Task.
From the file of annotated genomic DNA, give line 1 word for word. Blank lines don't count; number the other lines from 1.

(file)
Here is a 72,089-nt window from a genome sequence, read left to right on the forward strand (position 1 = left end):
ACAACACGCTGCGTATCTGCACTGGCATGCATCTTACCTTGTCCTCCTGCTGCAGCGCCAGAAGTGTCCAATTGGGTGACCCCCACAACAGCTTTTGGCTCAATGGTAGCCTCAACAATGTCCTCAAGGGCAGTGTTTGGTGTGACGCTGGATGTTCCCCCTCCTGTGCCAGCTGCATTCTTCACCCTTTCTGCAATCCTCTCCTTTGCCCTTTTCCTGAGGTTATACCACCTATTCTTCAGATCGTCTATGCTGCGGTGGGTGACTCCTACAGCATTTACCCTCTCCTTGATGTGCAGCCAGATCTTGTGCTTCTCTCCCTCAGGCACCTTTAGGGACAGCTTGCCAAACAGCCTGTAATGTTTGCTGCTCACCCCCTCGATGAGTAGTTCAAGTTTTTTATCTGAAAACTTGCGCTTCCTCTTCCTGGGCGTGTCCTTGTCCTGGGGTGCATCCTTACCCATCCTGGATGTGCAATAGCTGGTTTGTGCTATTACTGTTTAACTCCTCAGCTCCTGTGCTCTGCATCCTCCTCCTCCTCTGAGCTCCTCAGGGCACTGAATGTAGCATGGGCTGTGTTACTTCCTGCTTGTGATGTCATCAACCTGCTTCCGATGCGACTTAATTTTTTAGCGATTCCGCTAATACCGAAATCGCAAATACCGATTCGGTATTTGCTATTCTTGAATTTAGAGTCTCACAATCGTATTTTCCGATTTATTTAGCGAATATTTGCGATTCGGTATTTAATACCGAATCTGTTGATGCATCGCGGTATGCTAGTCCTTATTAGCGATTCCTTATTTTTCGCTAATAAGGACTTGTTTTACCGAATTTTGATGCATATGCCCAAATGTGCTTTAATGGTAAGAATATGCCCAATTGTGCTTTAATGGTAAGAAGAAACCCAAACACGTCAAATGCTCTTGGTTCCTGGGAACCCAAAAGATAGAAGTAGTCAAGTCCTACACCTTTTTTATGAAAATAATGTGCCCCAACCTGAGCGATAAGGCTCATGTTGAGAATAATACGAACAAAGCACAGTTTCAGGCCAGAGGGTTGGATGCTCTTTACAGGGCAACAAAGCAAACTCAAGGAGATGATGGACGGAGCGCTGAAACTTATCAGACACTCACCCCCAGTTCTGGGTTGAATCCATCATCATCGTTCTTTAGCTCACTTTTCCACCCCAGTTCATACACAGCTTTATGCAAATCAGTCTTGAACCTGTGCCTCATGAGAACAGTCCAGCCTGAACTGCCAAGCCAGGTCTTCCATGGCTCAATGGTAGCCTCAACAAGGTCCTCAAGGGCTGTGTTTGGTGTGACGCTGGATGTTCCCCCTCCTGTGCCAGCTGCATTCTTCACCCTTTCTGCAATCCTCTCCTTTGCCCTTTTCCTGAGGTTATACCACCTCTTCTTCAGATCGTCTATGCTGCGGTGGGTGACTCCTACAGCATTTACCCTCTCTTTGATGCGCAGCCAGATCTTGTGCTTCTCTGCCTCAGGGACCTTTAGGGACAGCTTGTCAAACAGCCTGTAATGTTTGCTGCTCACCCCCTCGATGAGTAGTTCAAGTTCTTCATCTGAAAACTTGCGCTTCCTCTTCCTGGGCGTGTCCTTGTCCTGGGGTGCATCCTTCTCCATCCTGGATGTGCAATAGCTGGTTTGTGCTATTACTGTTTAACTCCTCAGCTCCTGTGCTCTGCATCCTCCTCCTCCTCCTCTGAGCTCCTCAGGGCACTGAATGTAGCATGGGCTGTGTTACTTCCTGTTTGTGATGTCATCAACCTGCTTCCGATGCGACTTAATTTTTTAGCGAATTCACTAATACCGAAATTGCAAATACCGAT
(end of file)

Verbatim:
Here is a 72,089-nt window from a genome sequence, read left to right on the forward strand (position 1 = left end):